The Danger of Appointing Based Only On Availability

[Month 2 (Week 8): This post is part of the “6 Month Discipleship Plan” series]

We were given an opportunity to organize a youth fellowship at a campus in Manila last year. I opened up about it here and a little bit here. You also may know more about it here. It officially started on October 2018 and as of date, we are still praying and waiting and hoping for its renewal this semester. 

I have also been open about how Martin and I are learning from the pains and processes of these beginnings. Of course, in those pains and processes come mistakes. Here’s one of our many slips. 

In the second semester of LAYF-LPU, particularly after two batches of students who participated in the Encounter God Retreat (EGR), we started delegating tasks for training purposes — tasks like consolidating the names and numbers of confirmed attendees per fellowship, assisting in the set-up and wrap-up of the room, apprenticeship in leading cell groups, etc. This is on top of their participation to Bridge to Life Workshops. 

As we were observing their responses and attitudes towards the seemingly small tasks assigned to them, we sensed the confirmation of how important availability is in a Christian’s life. No matter how teachable or receptive a person is towards the word of God and guidance of spiritual leaders, if he or she isn’t available, what is there to learn or retrieve, right? In the Parable of the Great Banquet (Luke 14:15-24), we learn that we are all being invited to be in fellowship with God yet those who do not value Him and His invitation will make excuses not to go to Him.

Indeed, it is very important for a follower of Jesus to be available in fellowship, worship and more importantly his or her personal time with the Lord.

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Availability is important but it’s not everything.

However, Martin and I overemphasized on availability — carelessly forgetting that wise discernment in terms of leadership is based on the Holy Spirit’s leading, empowered by prayer in faith and guided by God’s word. We, out of just our sight-level observation, immediately decided on potential leadership trainees based on availability. We got off track in terms of discerning spiritual maturity.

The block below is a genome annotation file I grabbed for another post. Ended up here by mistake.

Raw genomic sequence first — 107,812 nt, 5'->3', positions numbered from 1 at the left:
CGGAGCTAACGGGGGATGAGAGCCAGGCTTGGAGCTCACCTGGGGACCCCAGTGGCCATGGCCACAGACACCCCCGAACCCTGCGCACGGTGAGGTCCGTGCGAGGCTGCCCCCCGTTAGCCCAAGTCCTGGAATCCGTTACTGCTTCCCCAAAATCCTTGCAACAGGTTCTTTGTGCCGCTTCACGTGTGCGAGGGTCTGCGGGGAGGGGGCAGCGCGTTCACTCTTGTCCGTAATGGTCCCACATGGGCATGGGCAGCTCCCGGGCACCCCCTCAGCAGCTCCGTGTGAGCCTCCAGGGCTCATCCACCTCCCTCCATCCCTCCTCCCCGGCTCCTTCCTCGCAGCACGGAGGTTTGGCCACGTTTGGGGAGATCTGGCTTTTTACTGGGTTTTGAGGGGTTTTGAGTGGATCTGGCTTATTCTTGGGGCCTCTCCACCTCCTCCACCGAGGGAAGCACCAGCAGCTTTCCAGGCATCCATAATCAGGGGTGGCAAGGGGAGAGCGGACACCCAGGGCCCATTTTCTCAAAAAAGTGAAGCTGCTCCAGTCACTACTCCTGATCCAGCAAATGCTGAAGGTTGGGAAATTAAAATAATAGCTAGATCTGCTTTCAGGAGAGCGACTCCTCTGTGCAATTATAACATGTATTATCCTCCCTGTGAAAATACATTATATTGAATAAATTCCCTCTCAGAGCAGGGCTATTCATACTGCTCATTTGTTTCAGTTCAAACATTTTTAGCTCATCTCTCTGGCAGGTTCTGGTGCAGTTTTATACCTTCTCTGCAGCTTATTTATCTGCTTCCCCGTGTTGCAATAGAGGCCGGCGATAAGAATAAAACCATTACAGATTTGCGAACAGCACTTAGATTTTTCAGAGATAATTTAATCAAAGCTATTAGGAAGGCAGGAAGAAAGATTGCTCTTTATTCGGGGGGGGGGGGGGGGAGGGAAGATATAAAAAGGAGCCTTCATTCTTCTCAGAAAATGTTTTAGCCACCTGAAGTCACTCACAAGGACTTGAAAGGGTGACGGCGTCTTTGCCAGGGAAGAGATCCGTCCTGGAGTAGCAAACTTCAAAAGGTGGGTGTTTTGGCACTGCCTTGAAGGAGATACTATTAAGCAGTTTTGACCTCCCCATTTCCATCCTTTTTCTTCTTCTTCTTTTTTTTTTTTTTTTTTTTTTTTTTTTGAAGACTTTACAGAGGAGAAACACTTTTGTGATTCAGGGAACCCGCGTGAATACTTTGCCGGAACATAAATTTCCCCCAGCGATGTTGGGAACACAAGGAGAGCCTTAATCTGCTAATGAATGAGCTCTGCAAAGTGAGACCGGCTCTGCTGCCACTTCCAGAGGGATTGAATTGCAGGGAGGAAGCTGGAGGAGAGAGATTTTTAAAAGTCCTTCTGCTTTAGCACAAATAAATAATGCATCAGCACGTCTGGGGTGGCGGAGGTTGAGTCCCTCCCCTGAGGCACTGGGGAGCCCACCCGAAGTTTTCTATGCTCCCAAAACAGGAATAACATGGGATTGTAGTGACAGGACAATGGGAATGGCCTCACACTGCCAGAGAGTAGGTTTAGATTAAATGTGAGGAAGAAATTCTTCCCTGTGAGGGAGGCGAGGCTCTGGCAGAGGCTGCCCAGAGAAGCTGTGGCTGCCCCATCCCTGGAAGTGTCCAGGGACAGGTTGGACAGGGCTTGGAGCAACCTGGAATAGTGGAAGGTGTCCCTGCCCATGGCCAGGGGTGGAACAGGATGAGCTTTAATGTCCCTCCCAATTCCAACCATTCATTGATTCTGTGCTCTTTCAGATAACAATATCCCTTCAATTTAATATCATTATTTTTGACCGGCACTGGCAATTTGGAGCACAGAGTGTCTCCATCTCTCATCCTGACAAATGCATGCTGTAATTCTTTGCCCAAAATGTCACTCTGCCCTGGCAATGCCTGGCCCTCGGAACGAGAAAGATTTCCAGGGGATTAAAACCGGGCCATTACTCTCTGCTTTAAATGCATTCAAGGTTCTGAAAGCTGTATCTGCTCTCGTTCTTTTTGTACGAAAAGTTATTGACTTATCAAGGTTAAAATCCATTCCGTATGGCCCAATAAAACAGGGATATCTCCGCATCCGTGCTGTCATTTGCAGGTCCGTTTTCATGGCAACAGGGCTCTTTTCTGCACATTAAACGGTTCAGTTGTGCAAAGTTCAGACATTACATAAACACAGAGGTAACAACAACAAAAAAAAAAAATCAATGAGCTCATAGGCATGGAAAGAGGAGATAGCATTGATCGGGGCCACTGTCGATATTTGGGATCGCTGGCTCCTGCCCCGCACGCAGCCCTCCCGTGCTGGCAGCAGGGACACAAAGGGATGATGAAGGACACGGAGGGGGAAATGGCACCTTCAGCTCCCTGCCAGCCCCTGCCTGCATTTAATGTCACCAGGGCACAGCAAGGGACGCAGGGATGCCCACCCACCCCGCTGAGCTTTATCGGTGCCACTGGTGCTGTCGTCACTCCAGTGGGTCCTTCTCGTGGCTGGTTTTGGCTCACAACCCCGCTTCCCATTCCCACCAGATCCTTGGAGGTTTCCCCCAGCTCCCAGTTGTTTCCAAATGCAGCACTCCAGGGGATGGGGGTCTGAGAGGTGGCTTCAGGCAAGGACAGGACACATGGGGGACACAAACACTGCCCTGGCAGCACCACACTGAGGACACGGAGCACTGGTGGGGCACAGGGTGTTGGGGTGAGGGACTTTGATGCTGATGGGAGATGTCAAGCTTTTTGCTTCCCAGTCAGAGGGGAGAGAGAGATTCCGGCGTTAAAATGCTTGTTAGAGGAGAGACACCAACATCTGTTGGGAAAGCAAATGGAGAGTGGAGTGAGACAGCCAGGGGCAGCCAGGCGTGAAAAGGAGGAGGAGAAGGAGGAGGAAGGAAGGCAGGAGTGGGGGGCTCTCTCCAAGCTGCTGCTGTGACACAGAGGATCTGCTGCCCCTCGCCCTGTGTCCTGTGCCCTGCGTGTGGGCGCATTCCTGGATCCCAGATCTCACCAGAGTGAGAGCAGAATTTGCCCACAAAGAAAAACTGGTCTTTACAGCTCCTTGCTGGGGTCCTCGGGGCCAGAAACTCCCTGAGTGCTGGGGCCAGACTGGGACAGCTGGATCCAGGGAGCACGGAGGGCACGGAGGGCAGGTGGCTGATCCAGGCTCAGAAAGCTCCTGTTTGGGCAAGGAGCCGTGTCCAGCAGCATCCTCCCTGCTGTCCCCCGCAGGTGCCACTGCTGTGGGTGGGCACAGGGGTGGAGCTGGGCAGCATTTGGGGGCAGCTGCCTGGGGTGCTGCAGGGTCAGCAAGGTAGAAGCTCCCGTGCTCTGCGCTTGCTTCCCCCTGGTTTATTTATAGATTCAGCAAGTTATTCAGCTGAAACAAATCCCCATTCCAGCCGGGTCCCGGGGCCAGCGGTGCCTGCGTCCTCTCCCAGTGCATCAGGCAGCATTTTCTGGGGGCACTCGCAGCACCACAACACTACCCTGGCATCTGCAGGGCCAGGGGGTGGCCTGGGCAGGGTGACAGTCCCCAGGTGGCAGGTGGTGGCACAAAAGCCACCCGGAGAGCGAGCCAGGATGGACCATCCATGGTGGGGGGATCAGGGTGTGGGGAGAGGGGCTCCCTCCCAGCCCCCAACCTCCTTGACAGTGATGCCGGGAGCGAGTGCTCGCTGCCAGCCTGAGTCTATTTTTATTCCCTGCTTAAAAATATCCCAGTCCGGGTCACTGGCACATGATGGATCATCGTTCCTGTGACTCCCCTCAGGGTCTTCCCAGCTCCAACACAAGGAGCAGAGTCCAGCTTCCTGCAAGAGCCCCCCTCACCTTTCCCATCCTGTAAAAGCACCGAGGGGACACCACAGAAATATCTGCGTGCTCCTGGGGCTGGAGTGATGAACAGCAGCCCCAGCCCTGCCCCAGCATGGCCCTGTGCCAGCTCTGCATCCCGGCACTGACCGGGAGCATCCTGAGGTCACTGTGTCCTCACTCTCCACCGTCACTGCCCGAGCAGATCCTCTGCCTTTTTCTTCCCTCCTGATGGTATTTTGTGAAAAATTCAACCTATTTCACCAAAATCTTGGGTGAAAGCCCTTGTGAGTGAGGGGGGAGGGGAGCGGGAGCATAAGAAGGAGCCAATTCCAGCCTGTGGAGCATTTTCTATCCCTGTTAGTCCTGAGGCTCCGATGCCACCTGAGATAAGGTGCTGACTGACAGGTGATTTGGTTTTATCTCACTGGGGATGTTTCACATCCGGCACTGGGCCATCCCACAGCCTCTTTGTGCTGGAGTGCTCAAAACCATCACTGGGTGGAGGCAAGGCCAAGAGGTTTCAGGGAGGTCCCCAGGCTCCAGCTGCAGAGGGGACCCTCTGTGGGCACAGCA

Availability/attendance is important but it is not an end-all-be-all. Just because a person shows up in fellowship, does not mean that he or she should already be appointed as a leadership trainee. Just because a person helps out or assists in logistics, does not mean he or she is already sold-out to the gospel. More importantly, just because we are excited to maximize potentiality, does not mean we should rush on appointing leaders.

If we base leadership solely on someone’s performance and frequency in fellowship, we’ll miss out on so many things. 

This was one of our big mistakes. We appointed leadership trainees without praying about it as we should. 

We focused so much on urgency that we forgot about how praying to God and consulting/ depending on Him about things can accomplish more than what we think can be done and has to be done. We focused so much about going wide that we forgot how ministry is more about going deep — deeper in relationship with God, deeper in the knowledge of the truth, deeper in prayer, deeper in knowing Jesus.  That is, deeper in being. 

This mistake of ours caused relational and ministry consequences. I remember times when some new-comers shared to me how they would see “leaders” in our mid-week fellowship live a double life — holier than thou in LAYF but carnal outside of it. These revelations broke my heart but I believe this was God’s way of teaching us things and helping us out. We would have been blinded all along but God did not allow it. 

The Bible is full of truths regarding leadership. The night before choosing His 12 disciples, Jesus went up on a mountain to pray, and He prayed ALL NIGHT! (Luke 6:12-16). Before Matthias was chosen to replace Judas through the casting of lots, there were qualifications for the pool they considered: “with us the whole time the Lord Jesus was living among us” and “must be a witness of His resurrection” (Acts 1:12-26).

We learnt along the way that in prayer and guidance of God’s word, the leaders we choose must:

  1. Be inwardly sold out to Christ’s Great Commission
  2. Demonstrate godliness and consecration in all areas of their lives, leading and inspiring others by example
  3. Be available and flexible for horizontal and vertical fellowship with Jesus
  4. Demonstrate teachability and accountability
  5. Have the heart to serve and contribute to the church

Again availability is important but it’s not everything. So it’s best to not appoint anyone YET than appoint carelessly. 

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